"You shall be perfect, as your Father in Heaven is perfect." (Matt. 5:48)
However unlikely or impossible it is that we shall ever meet a perfect human being on this earth, if we were to actually meet one, we would see, that instead of being a monster, that person would be of all people, the most entirely natural, the most truly human.
It is no objection to this, that when we see one yielding to a burst of inordinate passion, or carried away by excessive love of fame, or money, or pleasure, we are likely to say, “See, there's human nature. Poor, pathetic human nature!”
And perhaps in the most common sense; for the propensities in question are human propensities, and in its existing and disproportionate state of development it is natural that a person should give way to it.
But it's a poor development of our human nature which makes the stingy person stingy or the hedonist a seeker of pleasure, but not a natural development of our nature; and this is a distinction which a discriminating thinker will be careful to observe. For there is a natural development of our nature, and an unnatural development of our nature.
The stingy person and the hedonist become what they are because of an unnatural, one-sided, distorted development of human nature.
If human nature was developed naturally, that is to say, according to its just and intended order and proportions, there would be no stingy people or hedonists - they are the monsters, by their own acts.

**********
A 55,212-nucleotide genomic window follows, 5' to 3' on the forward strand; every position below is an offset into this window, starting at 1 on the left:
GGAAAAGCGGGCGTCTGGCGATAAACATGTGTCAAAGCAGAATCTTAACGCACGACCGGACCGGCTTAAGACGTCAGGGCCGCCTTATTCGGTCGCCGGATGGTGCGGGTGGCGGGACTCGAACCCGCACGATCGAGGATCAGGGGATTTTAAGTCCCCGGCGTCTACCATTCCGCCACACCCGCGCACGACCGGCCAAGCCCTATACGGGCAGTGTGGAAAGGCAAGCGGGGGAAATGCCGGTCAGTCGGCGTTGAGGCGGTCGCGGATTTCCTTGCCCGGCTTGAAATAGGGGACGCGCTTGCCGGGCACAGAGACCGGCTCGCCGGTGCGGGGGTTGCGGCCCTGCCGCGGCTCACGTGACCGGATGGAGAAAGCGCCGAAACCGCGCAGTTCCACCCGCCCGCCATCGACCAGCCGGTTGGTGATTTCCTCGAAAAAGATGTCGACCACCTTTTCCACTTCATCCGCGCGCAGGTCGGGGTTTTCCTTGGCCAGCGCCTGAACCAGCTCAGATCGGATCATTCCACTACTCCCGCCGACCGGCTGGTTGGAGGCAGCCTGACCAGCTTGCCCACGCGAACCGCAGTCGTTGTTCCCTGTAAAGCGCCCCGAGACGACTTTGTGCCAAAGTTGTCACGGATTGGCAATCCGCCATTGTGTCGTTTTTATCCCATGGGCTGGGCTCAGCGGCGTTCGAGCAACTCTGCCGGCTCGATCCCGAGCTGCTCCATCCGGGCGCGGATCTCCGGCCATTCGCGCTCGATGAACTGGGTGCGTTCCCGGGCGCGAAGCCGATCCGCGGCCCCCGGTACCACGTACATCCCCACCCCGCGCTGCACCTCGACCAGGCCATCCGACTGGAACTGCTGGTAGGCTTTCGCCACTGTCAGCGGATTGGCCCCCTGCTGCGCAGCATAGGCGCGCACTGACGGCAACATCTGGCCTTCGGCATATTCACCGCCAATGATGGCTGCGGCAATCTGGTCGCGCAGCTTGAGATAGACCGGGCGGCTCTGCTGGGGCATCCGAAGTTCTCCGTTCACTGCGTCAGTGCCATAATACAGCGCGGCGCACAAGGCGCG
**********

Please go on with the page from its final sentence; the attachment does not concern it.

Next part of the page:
But if a perfect person would be so natural in all their ways, if human perfection would be nothing but a full and perfect development of human nature in its just and natural order and proportions, how happens it, some may ask, that we never meet with some of these paragons,. Every person's character will be, and must be, and is, mixed.
John Wesley defined human perfection as being “such a degree of the love of God and the love of man, such a degree of the love of justice, truth, holiness, and purity, as will remove from the heart every contrary disposition towards God or man; and that should be our state of mind in every situation, in every circumstance of life.”
There is nothing to hinder us from maintaining, as the Scriptures do, the doctrine of human perfectibility. Perfectibility, as here used, differs from perfection in this, - that a person may be pronounced perfectible though he never attains to perfection in fact, provided only that there is nothing in his nature itself to exclude the possibility of perfection, and nothing in a person's circumstances to exclude the possibility of continually going on towards perfection.
There are no arbitrary or determinate bounds set to any person's progress in this life, whatever may be their condition and circumstances.
Even while struggling with the difficulty in question, and before we have succeeded in mastering it, if we struggle in a true spirit, we are continually growing wiser and better and stronger in ourselves through the new demand thus made on our energies, and the new exercise to which our faculties are being put. No limit is fixed or can be fixed to any person’s progress.
There is nothing too high for us to aim at, and nothing too good or too great to become the object of our aspirations.
This is all which I understand the Scriptures to mean, where they enjoin it upon us to be perfect, to go on unto perfection, and to become perfect human beings in Jesus.
So far, then, and only so far, can the Christian doctrine of human perfectibility be fairly urged. We are not only made capable of progress, but, with the aids which the Gospel supplies, of unlimited progress.
(Adapted from a sermon by Rev. James Walker)